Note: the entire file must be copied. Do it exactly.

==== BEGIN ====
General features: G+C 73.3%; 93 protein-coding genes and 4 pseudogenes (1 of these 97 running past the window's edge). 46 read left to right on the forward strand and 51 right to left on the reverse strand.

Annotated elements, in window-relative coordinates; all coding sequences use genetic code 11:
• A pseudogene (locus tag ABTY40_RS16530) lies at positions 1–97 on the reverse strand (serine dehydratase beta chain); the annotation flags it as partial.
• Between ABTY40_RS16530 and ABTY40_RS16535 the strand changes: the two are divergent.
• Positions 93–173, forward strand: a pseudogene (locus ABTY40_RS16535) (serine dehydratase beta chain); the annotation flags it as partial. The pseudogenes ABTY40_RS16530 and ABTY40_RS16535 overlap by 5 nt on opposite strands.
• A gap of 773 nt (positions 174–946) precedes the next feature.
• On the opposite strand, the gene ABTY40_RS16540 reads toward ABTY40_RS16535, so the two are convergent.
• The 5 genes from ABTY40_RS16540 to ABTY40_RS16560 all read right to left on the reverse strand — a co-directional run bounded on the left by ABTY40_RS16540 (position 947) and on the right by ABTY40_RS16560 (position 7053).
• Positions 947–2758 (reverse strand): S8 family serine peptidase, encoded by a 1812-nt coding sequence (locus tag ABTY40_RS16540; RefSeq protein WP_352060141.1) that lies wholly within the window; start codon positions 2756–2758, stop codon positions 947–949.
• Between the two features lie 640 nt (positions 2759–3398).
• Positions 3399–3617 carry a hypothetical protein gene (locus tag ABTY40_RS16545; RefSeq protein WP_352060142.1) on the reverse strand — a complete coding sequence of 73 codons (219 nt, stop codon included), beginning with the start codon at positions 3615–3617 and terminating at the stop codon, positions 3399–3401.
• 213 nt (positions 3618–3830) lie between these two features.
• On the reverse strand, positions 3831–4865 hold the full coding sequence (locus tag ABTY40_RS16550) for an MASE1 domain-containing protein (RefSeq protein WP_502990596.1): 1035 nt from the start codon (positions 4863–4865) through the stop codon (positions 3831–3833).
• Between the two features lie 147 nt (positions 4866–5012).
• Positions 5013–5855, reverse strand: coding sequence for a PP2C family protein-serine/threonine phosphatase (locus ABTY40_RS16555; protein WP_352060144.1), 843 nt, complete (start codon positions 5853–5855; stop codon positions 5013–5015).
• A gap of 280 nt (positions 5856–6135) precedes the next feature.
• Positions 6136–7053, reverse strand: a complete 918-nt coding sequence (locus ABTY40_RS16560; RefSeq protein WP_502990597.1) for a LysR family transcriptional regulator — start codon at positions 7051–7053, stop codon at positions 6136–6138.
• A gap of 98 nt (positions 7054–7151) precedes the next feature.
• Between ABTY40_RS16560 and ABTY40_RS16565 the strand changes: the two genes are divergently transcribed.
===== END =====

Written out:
General features: G+C 73.3%; 93 protein-coding genes and 4 pseudogenes (1 of these 97 running past the window's edge). 46 read left to right on the forward strand and 51 right to left on the reverse strand.

Annotated elements, in window-relative coordinates; all coding sequences use genetic code 11:
• A pseudogene (locus tag ABTY40_RS16530) lies at positions 1–97 on the reverse strand (serine dehydratase beta chain); the annotation flags it as partial.
• Between ABTY40_RS16530 and ABTY40_RS16535 the strand changes: the two are divergent.
• Positions 93–173, forward strand: a pseudogene (locus ABTY40_RS16535) (serine dehydratase beta chain); the annotation flags it as partial. The pseudogenes ABTY40_RS16530 and ABTY40_RS16535 overlap by 5 nt on opposite strands.
• A gap of 773 nt (positions 174–946) precedes the next feature.
• On the opposite strand, the gene ABTY40_RS16540 reads toward ABTY40_RS16535, so the two are convergent.
• The 5 genes from ABTY40_RS16540 to ABTY40_RS16560 all read right to left on the reverse strand — a co-directional run bounded on the left by ABTY40_RS16540 (position 947) and on the right by ABTY40_RS16560 (position 7053).
• Positions 947–2758 (reverse strand): S8 family serine peptidase, encoded by a 1812-nt coding sequence (locus tag ABTY40_RS16540; RefSeq protein WP_352060141.1) that lies wholly within the window; start codon positions 2756–2758, stop codon positions 947–949.
• Between the two features lie 640 nt (positions 2759–3398).
• Positions 3399–3617 carry a hypothetical protein gene (locus tag ABTY40_RS16545; RefSeq protein WP_352060142.1) on the reverse strand — a complete coding sequence of 73 codons (219 nt, stop codon included), beginning with the start codon at positions 3615–3617 and terminating at the stop codon, positions 3399–3401.
• 213 nt (positions 3618–3830) lie between these two features.
• On the reverse strand, positions 3831–4865 hold the full coding sequence (locus tag ABTY40_RS16550) for an MASE1 domain-containing protein (RefSeq protein WP_502990596.1): 1035 nt from the start codon (positions 4863–4865) through the stop codon (positions 3831–3833).
• Between the two features lie 147 nt (positions 4866–5012).
• Positions 5013–5855, reverse strand: coding sequence for a PP2C family protein-serine/threonine phosphatase (locus ABTY40_RS16555; protein WP_352060144.1), 843 nt, complete (start codon positions 5853–5855; stop codon positions 5013–5015).
• A gap of 280 nt (positions 5856–6135) precedes the next feature.
• Positions 6136–7053, reverse strand: a complete 918-nt coding sequence (locus ABTY40_RS16560; RefSeq protein WP_502990597.1) for a LysR family transcriptional regulator — start codon at positions 7051–7053, stop codon at positions 6136–6138.
• A gap of 98 nt (positions 7054–7151) precedes the next feature.
• Between ABTY40_RS16560 and ABTY40_RS16565 the strand changes: the two genes are divergently transcribed.